Jeongok Museum by X-TU 18.08.11

Written by 


Natural history museums around the world may feel a little dusty and self-conscious when they see the shiny steel serpentine structure of the new Jeongok Museum in South Korea.

Paris-based architect X-TU has just completed the curving museum, which slinks over the ground like a Carsten Höller chute. Its design won a competition asking architects to reflect the prehistoric context of Jeongok, a small but archaeologically significant city 200km from Seoul. Jeongok's fossil-filled ground holds the story of the country's first human inhabitants 300,000 years ago, and was the site of the discovery of the first hand axe in east Asia.


X-TU's bridge-like structure spans between two hills and is designed as a conceptual link between past and future. The architect says the building is designed to "converse" with the Hantan Hills: it prolongs their curves,
emanates from their contour lines and responds to the nearby river.

From a distance the building looks like tubes of liquid mercury. The glinting steel facade is etched with snaking patterns and perforations that leak light into the interior spaces and are illuminated at night. "We wanted to make something with no reference in the world," says Anouk Legendre of X-Tu. "We wanted to make something that reflects, and because light is not material, the shape is changing with the light all the time."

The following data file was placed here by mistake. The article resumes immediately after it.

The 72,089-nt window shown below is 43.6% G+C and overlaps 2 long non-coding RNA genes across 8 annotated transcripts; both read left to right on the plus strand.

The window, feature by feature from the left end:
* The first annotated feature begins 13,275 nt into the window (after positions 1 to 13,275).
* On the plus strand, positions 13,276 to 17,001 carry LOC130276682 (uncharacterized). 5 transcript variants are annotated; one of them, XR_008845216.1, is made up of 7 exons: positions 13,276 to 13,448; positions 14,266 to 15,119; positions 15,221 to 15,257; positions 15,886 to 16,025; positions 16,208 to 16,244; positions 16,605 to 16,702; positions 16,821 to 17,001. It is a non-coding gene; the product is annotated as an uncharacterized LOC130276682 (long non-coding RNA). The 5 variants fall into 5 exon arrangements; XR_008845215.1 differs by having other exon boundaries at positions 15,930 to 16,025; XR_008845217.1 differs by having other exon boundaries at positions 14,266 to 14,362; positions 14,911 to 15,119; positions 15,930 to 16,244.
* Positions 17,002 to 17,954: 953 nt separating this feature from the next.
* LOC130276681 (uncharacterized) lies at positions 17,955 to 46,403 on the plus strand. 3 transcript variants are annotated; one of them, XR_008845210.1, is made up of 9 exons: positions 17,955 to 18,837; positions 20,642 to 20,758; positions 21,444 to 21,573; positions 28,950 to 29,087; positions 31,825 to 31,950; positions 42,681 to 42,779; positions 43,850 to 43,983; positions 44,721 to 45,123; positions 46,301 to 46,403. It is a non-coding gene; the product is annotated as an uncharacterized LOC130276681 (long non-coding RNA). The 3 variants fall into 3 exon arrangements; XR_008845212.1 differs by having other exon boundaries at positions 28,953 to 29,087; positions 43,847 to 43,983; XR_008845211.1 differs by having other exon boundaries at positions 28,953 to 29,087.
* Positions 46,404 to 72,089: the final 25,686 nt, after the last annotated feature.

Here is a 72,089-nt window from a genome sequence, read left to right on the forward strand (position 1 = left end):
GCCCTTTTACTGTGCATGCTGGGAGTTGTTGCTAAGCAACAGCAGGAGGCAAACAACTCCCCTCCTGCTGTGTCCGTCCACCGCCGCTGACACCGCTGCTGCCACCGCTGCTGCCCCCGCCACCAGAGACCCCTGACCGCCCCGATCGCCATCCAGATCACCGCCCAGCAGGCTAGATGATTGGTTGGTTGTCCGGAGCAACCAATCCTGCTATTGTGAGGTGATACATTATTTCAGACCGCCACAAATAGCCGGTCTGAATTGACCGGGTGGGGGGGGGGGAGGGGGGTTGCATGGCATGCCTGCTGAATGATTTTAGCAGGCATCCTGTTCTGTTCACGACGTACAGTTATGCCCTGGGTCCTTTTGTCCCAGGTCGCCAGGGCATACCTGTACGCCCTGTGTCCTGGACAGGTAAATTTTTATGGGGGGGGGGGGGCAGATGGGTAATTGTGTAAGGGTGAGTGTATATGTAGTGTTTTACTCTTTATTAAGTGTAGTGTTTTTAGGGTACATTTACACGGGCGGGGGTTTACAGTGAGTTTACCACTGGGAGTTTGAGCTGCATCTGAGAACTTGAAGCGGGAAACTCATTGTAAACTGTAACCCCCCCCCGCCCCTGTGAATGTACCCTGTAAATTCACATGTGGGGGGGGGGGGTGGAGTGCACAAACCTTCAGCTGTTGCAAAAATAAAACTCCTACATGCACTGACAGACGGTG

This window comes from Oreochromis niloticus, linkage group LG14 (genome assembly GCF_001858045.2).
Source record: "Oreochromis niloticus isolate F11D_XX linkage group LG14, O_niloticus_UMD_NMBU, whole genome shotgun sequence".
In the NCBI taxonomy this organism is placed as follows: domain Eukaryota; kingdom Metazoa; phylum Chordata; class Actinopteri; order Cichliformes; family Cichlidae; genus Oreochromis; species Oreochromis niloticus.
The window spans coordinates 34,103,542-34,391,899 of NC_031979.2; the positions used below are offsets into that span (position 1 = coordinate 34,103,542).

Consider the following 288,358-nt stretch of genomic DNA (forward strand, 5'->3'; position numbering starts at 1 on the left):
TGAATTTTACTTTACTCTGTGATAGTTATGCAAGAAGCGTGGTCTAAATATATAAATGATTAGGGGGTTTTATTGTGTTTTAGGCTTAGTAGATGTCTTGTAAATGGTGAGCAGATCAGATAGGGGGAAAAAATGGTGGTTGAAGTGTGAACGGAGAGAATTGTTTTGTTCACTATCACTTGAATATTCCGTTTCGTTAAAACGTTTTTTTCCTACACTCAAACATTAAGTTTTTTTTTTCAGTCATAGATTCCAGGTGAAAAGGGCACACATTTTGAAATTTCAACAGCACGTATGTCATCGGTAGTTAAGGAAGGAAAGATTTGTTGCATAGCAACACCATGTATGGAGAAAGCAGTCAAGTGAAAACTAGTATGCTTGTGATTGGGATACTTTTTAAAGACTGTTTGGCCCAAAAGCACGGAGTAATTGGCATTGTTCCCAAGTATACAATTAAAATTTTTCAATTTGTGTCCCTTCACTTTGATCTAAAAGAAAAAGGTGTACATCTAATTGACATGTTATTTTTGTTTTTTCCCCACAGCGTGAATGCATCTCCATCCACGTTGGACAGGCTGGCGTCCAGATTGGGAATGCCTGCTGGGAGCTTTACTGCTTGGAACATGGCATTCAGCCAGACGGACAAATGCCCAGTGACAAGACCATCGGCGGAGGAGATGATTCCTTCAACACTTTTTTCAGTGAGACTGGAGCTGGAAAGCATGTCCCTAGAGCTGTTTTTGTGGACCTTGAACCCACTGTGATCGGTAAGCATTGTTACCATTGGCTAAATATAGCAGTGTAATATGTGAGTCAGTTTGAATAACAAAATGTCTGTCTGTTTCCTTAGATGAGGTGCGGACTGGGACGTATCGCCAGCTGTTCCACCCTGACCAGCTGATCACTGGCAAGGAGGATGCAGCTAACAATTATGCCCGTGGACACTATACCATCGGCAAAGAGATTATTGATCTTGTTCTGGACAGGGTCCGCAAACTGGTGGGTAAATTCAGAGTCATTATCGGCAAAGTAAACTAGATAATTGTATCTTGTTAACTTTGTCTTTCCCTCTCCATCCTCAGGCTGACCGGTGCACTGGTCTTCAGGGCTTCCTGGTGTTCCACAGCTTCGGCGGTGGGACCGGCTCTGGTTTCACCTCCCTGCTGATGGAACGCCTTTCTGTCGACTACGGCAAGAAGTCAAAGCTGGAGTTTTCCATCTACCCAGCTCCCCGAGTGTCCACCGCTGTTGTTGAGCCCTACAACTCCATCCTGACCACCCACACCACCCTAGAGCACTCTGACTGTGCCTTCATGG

The gleaming interiors of the exhibition space are like a winding path or meandering river, intended to operate as a continuous loop, with islands of individual galleries throughout the museum. The architect visited several similar museums and worked with both Korean and French scientists as part of their research.

Every aspect of the museum is integrated into the structure of the building, so furniture and exhibits merge with the curving walls. The interior is bright, car-showroom white, creating a surreal film-set aesthetic when contrasted with the exhibits from the Chugaryeong Rift Valley, fossil skeletons of human evolution and restorations of cave paintings.




X-TU Architects



Beatrice Galilee

quotes story

We wanted to make something with no reference in the world

Leave a comment

Click to show